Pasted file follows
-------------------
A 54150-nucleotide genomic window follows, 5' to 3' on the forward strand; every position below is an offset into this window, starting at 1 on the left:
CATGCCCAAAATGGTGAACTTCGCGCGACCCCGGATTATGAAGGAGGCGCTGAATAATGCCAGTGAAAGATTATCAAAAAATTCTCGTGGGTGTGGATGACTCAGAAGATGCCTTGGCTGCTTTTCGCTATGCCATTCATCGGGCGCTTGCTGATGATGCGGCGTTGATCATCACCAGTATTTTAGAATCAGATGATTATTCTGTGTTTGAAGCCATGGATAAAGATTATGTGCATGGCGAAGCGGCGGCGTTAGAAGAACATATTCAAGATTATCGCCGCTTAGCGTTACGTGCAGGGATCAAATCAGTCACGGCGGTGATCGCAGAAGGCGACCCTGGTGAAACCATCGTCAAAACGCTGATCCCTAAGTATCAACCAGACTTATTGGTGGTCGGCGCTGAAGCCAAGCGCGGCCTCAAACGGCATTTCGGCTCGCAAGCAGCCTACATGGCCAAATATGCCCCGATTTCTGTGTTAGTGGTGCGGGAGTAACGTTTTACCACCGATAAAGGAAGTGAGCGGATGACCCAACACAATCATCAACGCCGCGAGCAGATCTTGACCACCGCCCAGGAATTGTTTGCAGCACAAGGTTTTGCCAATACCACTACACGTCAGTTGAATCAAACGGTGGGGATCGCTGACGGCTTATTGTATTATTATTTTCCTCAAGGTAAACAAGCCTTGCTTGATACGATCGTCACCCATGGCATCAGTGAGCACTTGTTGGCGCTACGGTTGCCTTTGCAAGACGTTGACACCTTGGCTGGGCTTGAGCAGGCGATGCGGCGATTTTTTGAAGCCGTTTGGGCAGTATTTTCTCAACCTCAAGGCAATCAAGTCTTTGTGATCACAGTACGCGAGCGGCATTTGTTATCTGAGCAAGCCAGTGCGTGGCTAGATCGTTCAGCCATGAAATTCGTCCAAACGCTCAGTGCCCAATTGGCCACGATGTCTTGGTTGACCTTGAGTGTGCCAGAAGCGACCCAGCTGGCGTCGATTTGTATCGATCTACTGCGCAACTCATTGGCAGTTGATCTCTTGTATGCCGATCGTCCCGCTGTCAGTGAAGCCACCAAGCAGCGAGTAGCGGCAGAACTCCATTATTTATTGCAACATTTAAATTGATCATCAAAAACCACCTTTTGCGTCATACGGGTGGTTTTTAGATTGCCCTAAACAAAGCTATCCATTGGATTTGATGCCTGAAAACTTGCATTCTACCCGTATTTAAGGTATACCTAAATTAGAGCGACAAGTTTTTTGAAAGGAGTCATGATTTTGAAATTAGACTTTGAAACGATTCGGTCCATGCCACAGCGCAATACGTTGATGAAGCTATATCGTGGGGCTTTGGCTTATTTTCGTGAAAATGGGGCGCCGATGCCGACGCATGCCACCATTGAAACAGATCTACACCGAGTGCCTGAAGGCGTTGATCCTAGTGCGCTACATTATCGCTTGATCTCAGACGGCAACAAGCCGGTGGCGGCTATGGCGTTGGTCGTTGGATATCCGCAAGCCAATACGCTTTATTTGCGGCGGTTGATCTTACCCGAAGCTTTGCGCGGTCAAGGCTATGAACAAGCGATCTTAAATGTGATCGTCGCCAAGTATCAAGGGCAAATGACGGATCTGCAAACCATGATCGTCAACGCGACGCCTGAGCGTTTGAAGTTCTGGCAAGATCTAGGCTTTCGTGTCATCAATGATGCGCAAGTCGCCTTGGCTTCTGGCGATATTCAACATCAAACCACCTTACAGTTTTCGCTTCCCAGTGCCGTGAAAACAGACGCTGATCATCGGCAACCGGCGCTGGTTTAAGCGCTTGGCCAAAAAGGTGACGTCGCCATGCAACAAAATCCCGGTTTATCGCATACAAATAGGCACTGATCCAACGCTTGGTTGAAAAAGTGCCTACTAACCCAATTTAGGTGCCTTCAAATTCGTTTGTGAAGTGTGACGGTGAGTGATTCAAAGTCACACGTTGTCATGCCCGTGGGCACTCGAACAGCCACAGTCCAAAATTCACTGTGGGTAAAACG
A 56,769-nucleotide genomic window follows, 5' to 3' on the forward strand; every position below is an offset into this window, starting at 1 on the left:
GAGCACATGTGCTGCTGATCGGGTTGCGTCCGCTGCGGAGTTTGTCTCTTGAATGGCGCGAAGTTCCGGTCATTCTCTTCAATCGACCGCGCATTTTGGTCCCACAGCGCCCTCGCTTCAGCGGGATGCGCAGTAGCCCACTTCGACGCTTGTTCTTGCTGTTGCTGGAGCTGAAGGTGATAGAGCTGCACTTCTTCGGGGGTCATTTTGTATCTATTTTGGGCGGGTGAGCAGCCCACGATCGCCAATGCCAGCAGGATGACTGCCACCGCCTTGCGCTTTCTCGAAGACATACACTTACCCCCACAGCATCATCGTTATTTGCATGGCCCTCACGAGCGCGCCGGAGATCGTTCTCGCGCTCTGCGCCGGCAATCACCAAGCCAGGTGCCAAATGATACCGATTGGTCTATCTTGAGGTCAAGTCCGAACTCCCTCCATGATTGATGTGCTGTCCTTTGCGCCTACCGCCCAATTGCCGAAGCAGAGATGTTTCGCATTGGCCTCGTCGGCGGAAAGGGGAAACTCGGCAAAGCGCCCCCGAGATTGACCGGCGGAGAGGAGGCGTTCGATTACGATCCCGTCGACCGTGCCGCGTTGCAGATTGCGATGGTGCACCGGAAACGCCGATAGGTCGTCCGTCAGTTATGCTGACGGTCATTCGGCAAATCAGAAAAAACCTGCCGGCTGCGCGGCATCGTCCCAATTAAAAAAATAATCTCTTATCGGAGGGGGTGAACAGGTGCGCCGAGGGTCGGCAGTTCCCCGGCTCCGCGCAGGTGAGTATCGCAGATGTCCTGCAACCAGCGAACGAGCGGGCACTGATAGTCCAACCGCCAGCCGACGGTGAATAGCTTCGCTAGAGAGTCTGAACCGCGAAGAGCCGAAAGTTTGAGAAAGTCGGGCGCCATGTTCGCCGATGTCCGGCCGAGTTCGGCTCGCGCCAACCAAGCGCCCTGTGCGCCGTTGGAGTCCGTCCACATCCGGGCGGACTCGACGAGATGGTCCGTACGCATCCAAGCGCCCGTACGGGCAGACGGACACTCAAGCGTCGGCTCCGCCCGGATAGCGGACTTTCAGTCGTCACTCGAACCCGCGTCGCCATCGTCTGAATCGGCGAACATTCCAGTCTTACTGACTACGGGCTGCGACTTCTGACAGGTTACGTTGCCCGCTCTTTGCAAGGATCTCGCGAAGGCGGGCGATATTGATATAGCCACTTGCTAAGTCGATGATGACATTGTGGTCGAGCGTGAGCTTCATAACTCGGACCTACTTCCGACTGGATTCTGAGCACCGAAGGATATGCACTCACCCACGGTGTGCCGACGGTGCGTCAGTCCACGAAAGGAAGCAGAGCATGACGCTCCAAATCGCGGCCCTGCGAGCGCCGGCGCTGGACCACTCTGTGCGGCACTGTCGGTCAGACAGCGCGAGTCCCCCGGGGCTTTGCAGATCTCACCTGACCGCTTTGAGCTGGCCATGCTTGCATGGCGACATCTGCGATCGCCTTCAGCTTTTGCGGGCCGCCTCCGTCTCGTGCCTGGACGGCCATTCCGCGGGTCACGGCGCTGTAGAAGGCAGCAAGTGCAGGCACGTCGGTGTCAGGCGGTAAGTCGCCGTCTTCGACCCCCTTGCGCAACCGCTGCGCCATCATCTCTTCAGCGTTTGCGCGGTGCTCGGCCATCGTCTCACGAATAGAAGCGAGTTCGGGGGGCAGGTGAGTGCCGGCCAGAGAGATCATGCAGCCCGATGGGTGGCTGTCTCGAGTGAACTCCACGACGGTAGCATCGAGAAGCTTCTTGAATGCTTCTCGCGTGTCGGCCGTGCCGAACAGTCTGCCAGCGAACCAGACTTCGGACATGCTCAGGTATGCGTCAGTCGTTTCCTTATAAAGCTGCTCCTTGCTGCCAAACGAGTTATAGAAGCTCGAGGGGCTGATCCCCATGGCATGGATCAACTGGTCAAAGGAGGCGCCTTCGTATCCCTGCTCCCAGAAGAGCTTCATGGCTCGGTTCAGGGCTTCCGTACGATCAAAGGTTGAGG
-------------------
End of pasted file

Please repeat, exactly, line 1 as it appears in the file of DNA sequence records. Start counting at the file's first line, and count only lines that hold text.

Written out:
A 54150-nucleotide genomic window follows, 5' to 3' on the forward strand; every position below is an offset into this window, starting at 1 on the left: